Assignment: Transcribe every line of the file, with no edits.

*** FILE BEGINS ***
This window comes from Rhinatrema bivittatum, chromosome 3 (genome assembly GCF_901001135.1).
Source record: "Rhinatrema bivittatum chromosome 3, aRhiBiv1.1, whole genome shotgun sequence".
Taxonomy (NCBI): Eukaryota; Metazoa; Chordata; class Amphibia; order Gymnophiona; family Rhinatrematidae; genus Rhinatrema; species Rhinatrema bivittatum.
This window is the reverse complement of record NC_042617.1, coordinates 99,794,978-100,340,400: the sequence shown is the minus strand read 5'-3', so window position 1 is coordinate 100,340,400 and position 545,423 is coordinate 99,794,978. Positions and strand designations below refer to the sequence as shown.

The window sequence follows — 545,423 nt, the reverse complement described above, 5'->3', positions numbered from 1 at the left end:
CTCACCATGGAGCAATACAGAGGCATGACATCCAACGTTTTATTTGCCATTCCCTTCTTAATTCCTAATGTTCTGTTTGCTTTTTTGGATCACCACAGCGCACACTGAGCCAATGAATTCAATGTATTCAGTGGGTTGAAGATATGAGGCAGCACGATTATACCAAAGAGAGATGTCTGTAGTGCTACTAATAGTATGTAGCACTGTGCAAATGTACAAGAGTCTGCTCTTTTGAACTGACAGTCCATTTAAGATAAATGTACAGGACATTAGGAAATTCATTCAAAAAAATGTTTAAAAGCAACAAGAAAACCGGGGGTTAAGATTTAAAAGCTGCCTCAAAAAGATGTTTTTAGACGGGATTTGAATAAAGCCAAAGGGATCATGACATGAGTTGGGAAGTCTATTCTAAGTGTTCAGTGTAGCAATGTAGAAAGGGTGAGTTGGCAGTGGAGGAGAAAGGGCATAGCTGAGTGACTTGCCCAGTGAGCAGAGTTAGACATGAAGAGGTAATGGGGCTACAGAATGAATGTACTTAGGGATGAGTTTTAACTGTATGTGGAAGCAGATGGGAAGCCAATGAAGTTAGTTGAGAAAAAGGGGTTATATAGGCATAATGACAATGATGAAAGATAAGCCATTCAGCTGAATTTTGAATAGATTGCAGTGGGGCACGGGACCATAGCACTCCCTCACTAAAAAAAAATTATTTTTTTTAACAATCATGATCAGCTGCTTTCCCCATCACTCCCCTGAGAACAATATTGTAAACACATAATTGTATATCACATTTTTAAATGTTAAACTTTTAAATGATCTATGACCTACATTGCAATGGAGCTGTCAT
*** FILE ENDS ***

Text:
This window comes from Rhinatrema bivittatum, chromosome 3 (genome assembly GCF_901001135.1).
Source record: "Rhinatrema bivittatum chromosome 3, aRhiBiv1.1, whole genome shotgun sequence".
Taxonomy (NCBI): Eukaryota; Metazoa; Chordata; class Amphibia; order Gymnophiona; family Rhinatrematidae; genus Rhinatrema; species Rhinatrema bivittatum.
This window is the reverse complement of record NC_042617.1, coordinates 99,794,978-100,340,400: the sequence shown is the minus strand read 5'-3', so window position 1 is coordinate 100,340,400 and position 545,423 is coordinate 99,794,978. Positions and strand designations below refer to the sequence as shown.

The window sequence follows — 545,423 nt, the reverse complement described above, 5'->3', positions numbered from 1 at the left end:
CTCACCATGGAGCAATACAGAGGCATGACATCCAACGTTTTATTTGCCATTCCCTTCTTAATTCCTAATGTTCTGTTTGCTTTTTTGGATCACCACAGCGCACACTGAGCCAATGAATTCAATGTATTCAGTGGGTTGAAGATATGAGGCAGCACGATTATACCAAAGAGAGATGTCTGTAGTGCTACTAATAGTATGTAGCACTGTGCAAATGTACAAGAGTCTGCTCTTTTGAACTGACAGTCCATTTAAGATAAATGTACAGGACATTAGGAAATTCATTCAAAAAAATGTTTAAAAGCAACAAGAAAACCGGGGGTTAAGATTTAAAAGCTGCCTCAAAAAGATGTTTTTAGACGGGATTTGAATAAAGCCAAAGGGATCATGACATGAGTTGGGAAGTCTATTCTAAGTGTTCAGTGTAGCAATGTAGAAAGGGTGAGTTGGCAGTGGAGGAGAAAGGGCATAGCTGAGTGACTTGCCCAGTGAGCAGAGTTAGACATGAAGAGGTAATGGGGCTACAGAATGAATGTACTTAGGGATGAGTTTTAACTGTATGTGGAAGCAGATGGGAAGCCAATGAAGTTAGTTGAGAAAAAGGGGTTATATAGGCATAATGACAATGATGAAAGATAAGCCATTCAGCTGAATTTTGAATAGATTGCAGTGGGGCACGGGACCATAGCACTCCCTCACTAAAAAAAAATTATTTTTTTTAACAATCATGATCAGCTGCTTTCCCCATCACTCCCCTGAGAACAATATTGTAAACACATAATTGTATATCACATTTTTAAATGTTAAACTTTTAAATGATCTATGACCTACATTGCAATGGAGCTGTCAT